Spokane Mayor David Condon said Monday bad behavior that targets businesses or visitors downtown is unacceptable and wants police to have more assets to deal with the problem.
Downtown property crime, like the break-in and looting of Sport Town last week, half an hour after the same group of juveniles assaulted a man in front of the Satellite Diner, is actually down five-percent from the same period last year. Violent crime in downtown Spokane is down six-percent from last September.
Six police officers and a sergeant assigned to the downtown core are getting results but Mayor Condon wants to see an even greater downward trend on those crime statistics.
"People need to feel safe when they come down. They should have that expectation and so when I see things like what you caught on video it makes me angry to even think that happens in our community," Condon said.
When things do happen it's usually well after midnight, when downtown police presence is at its lowest level. Just a half hour after the attack at the Satellite Diner last week, the same group involved in the attack were spotted using a pipe to break out a storefront window at Sport Town on Main Avenue.
"They did anywhere from five to eight thousand dollars in damage between this big window, my display case, my neon signs and they took fifteen hundred dollars of merchandise," Steve Warwick at Sport Town said.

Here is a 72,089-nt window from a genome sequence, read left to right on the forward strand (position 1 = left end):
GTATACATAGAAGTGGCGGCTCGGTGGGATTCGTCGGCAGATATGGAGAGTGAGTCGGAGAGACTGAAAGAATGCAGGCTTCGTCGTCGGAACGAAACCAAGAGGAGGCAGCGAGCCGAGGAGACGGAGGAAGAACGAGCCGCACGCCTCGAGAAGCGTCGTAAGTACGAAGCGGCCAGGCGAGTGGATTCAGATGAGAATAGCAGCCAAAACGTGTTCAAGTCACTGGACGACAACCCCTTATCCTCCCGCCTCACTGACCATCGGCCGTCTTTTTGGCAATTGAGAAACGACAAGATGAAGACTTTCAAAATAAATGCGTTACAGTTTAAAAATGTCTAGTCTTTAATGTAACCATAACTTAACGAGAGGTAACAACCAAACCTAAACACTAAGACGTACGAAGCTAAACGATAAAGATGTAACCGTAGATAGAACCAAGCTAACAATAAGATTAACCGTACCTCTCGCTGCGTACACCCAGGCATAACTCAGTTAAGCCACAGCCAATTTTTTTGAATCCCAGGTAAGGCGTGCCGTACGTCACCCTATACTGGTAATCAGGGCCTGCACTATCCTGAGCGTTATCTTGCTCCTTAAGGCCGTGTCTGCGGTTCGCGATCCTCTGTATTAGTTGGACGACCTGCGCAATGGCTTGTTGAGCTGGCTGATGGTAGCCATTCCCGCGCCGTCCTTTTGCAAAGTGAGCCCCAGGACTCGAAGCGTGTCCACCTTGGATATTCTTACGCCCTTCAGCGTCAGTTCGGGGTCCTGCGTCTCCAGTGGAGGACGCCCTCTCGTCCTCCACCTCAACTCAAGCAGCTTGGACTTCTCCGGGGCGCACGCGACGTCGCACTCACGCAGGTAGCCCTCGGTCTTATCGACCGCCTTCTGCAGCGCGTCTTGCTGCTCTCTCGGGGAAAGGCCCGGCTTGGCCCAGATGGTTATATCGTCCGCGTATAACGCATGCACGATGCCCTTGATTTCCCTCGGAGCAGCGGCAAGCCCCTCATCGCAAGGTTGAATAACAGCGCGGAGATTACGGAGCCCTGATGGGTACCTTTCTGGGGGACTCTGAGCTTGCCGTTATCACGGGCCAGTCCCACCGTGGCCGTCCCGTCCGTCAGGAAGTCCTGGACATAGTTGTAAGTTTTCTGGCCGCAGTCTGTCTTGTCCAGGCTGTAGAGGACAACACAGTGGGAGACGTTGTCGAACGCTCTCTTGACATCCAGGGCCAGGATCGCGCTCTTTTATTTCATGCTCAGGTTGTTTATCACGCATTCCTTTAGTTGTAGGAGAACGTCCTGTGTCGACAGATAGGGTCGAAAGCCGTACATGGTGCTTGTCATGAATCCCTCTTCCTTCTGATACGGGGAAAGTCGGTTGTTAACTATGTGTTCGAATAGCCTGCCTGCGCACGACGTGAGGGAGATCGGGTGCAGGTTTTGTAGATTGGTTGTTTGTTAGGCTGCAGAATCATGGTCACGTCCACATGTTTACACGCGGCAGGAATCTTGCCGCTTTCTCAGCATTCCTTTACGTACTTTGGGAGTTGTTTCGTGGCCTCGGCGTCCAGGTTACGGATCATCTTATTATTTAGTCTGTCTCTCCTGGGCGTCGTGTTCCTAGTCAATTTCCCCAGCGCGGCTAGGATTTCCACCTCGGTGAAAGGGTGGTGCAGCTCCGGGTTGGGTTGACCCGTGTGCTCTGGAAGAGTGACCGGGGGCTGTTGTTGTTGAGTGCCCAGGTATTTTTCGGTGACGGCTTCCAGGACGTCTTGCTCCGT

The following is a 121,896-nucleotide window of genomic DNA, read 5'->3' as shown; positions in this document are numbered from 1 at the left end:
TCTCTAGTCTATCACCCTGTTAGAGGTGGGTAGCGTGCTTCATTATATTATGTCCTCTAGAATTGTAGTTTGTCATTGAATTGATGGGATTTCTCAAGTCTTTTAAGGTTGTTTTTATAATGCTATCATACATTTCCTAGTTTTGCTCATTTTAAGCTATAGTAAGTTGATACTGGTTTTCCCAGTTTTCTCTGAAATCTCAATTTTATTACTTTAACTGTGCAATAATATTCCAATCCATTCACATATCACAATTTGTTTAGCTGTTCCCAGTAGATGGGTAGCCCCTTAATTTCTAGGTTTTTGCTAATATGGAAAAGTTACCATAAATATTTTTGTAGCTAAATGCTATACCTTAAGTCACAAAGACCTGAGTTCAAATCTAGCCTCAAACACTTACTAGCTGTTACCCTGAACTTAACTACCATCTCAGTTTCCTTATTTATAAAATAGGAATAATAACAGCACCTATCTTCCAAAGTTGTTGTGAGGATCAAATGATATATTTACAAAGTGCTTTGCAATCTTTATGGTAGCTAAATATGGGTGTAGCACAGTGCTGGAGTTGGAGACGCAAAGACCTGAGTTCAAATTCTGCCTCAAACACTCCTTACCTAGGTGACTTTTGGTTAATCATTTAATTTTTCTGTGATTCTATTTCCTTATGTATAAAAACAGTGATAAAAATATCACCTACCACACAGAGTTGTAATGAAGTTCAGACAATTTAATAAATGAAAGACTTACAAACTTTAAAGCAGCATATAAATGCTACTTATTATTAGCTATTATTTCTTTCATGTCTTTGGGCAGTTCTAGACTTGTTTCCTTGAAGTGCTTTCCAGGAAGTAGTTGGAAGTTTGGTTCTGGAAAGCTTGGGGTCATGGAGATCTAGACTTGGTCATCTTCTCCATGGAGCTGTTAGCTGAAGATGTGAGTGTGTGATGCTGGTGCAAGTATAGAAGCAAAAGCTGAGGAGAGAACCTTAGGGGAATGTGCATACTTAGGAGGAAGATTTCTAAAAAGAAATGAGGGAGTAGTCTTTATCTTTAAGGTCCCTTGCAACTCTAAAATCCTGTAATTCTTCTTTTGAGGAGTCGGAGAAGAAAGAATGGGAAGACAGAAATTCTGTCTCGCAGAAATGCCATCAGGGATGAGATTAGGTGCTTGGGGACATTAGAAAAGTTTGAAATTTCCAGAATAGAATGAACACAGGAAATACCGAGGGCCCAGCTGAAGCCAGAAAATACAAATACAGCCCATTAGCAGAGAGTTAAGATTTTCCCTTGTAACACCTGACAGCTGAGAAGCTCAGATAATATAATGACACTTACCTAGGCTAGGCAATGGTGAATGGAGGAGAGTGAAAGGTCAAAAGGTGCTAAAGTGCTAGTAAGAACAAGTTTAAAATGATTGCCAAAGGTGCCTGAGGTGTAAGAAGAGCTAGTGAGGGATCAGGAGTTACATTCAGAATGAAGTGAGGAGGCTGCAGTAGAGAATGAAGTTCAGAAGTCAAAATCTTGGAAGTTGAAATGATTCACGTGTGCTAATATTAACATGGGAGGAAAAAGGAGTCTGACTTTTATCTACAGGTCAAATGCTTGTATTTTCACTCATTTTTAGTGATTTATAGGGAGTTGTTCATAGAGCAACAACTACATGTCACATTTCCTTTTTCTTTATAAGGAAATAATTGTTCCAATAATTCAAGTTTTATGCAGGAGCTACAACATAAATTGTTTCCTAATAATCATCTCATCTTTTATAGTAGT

Surveillance cameras were rolling when the group ran less than a block across Main Avenue and divided up their loot in a stairwell; the smash and grab a costly reality of just not having enough police officers to offer downtown around the clock protection.
"This is a consistent need that, with the presence of officers, we will see a decrease in crime. This is not a case where we will get more officers and crime will go up. The presence of officers reduces this sort of activity," Condon said.
Condon is hoping the Spokane City Council will approve an ordinance change that will make is easier to roust street kids out of downtown before their late night boredom or intoxication reach their peak. That won't happen until next month, so the police department is stepping up its undercover patrols where street kids congregate.
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